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    I'm not the most qualified to answer this but anyhow.

    1. The major part is finding good keywords. As in, keywords you know you have the means to rank for. This might help https://www.blackhatworld.com/seo/how-not-to-do-keyword-research-in-2017.946961/. As for buying links, most people I see prefer building their own PBN as you can't really trust the link suppliers and you don't have control over the links.

    2. Experiment. Search for "best X", look through some of the websites that are built for this.I don't really thinks it makes a big difference how you go about it as long as you touch on the things that a buyer might consider important.

    3. I tried both a simple href with a contrasting color as well as big buttons. I can't say for certain that there is a difference as both seemed to perform decently.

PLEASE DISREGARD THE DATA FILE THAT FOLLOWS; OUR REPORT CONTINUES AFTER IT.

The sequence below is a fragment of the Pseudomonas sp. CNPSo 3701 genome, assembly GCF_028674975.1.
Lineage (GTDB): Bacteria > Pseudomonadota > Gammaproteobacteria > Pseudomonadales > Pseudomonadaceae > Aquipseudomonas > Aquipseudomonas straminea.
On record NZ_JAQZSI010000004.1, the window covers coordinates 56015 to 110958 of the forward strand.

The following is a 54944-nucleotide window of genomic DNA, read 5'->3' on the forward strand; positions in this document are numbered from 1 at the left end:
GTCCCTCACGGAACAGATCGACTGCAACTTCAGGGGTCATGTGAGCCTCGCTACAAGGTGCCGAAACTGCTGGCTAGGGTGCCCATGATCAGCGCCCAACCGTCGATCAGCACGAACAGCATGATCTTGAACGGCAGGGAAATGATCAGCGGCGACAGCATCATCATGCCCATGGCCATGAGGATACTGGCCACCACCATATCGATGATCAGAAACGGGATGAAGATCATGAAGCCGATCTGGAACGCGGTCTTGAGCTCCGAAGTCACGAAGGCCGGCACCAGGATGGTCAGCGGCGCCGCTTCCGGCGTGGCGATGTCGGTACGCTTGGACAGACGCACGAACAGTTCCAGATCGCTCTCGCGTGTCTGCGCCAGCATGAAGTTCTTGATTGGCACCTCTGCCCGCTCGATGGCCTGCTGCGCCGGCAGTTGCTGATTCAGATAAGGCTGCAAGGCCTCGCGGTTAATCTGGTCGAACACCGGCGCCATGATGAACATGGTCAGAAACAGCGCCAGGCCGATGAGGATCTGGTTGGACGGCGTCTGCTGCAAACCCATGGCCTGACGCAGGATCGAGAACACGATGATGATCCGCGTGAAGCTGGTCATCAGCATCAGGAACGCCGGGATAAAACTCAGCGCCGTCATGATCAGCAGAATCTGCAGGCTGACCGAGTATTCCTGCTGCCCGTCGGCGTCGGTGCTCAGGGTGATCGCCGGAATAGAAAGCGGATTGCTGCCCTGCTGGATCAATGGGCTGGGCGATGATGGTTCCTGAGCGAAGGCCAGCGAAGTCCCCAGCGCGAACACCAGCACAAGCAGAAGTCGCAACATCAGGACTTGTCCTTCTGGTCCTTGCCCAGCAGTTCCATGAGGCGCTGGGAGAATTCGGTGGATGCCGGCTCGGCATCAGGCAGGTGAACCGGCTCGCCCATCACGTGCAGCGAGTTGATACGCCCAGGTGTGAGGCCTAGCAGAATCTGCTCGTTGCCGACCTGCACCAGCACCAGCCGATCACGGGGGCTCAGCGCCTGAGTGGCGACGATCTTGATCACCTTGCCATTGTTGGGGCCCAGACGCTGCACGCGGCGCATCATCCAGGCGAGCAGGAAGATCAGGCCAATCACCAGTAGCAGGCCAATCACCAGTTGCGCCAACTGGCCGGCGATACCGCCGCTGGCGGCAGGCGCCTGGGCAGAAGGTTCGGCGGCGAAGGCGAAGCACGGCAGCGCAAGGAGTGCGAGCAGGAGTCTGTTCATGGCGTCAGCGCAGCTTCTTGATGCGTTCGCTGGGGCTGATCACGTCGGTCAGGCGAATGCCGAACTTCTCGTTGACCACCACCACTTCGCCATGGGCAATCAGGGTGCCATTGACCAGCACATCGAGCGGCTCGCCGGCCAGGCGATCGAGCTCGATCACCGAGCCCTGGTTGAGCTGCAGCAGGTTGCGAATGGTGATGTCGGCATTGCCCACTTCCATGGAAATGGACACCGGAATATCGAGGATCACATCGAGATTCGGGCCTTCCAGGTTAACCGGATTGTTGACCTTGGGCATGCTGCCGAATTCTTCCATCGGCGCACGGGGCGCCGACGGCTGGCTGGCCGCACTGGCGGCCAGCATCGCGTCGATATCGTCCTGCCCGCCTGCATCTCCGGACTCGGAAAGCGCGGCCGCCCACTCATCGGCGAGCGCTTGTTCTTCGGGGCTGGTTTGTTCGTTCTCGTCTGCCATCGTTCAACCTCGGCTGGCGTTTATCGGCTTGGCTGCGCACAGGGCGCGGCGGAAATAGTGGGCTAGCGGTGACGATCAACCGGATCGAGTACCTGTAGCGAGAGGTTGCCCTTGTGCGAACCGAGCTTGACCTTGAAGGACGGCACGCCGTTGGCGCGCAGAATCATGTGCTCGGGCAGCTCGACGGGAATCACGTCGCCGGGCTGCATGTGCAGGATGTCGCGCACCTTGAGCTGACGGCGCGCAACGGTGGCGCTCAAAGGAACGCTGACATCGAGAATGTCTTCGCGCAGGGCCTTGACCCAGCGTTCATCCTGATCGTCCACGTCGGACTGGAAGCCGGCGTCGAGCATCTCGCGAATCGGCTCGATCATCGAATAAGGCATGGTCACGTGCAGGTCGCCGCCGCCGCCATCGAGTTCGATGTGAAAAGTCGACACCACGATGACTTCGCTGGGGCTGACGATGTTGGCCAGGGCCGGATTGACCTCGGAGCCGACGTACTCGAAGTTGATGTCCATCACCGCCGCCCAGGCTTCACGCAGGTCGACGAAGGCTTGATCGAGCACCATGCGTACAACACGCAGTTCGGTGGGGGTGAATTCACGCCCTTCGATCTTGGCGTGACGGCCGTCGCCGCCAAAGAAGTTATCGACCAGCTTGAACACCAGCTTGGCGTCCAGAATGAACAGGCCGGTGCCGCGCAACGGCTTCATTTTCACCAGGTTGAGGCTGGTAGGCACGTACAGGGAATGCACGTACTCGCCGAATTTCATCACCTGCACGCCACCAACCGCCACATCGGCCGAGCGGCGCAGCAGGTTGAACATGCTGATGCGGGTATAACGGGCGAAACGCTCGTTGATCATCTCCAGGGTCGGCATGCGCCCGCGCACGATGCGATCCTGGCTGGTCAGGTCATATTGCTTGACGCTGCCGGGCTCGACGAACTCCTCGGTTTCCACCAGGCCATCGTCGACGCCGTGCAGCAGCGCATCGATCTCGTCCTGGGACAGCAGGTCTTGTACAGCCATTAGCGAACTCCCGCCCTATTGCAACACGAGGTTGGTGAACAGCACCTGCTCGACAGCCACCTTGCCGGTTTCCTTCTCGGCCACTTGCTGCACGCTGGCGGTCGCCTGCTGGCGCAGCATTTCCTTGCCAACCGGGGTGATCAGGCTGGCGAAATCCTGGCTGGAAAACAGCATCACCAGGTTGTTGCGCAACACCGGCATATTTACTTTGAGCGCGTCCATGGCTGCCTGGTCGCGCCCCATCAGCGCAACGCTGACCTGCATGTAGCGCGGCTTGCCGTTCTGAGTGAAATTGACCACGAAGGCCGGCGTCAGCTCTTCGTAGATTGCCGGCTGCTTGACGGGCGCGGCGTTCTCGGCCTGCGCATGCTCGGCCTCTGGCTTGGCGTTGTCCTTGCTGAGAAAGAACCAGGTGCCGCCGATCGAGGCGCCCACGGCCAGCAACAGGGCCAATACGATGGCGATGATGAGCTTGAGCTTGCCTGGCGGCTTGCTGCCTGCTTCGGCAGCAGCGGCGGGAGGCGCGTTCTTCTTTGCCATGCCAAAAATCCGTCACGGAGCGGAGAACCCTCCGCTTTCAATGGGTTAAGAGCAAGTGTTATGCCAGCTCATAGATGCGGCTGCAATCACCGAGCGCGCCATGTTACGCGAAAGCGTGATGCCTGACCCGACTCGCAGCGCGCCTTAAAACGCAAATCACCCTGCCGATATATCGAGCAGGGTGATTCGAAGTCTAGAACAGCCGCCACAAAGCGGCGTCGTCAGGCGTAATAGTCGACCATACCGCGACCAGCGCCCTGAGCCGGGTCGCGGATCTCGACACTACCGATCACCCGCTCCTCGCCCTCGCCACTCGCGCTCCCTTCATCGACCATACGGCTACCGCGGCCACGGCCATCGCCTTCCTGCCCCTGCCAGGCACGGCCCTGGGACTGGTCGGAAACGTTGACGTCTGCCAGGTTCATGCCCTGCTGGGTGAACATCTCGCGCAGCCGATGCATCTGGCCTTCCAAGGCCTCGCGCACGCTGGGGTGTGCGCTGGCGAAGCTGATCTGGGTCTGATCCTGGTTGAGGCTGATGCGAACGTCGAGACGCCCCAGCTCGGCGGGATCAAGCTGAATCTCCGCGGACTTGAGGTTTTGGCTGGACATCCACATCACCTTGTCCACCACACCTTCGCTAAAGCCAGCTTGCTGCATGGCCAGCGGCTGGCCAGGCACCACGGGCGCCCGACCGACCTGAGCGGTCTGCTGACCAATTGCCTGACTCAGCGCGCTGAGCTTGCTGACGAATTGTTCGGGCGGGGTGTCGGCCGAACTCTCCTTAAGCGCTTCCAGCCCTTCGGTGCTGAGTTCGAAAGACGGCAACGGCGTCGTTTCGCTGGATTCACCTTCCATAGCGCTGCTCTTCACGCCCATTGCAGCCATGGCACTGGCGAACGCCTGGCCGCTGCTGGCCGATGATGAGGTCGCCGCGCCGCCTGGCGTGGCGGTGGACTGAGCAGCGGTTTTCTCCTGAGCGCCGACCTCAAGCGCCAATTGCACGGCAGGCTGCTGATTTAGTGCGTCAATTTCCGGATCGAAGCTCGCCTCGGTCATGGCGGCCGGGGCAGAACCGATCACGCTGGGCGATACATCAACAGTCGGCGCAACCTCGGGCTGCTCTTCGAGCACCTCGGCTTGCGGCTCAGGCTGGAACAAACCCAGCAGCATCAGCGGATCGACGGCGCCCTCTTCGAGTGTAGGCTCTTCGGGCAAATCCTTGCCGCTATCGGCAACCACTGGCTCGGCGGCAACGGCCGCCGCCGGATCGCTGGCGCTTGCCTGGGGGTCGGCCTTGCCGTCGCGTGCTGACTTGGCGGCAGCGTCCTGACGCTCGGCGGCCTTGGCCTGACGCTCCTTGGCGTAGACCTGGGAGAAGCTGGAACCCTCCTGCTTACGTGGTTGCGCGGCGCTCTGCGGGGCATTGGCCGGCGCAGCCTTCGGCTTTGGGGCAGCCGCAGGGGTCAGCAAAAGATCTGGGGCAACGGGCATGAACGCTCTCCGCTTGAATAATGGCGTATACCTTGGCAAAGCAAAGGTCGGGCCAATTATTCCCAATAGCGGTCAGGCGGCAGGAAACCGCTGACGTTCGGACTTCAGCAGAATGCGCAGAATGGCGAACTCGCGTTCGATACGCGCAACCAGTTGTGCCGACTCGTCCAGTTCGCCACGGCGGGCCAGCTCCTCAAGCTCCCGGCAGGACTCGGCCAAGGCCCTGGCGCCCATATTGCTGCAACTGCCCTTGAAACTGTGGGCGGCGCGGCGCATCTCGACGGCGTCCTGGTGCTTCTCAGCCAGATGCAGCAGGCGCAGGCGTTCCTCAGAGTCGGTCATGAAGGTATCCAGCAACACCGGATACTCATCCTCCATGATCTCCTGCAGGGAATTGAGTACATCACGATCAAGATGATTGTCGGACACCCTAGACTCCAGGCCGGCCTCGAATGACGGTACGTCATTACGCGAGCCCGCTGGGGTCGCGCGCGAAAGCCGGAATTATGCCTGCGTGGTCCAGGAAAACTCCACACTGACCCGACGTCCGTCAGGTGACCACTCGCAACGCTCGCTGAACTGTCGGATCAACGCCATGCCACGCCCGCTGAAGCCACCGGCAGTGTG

4. I think this is up to you if you have a good social media strategy. i don't think people searching for info on a product they're about to buy care much about social media. Unless you have a strategy to pull people from social media to your website.

    Hope it helps. :)
     
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  5. AutomationIsKey

    AutomationIsKey Registered Member

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    For building your own PBN it just requires you to purchase expired domain names right? On these domains you go for the pages that are already ranking well correct? At this point do you copy the previous article from time machine? Or you type a whole new one?
     
  6. SEO

    SEO Jr. VIP Jr. VIP

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    Question 1.

    I keep my link building mostly in the grey area. I've not been able to bring myself to automate my link building much at all. The most black hat part of my linkbuilding is I use software to create an article (such as GSA Content Generator) or I'll scrape an article and spin it through Spin Rewriter.

    I then manually edit the whole thing. I primarily only post to relevant platforms, so I wouldn't create a post on a coding forum for a site about installing fences. I probably could have scaled my sites a lot more by now, but I've also not really had problems anytime Google does an update, so there are pros and cons to consider.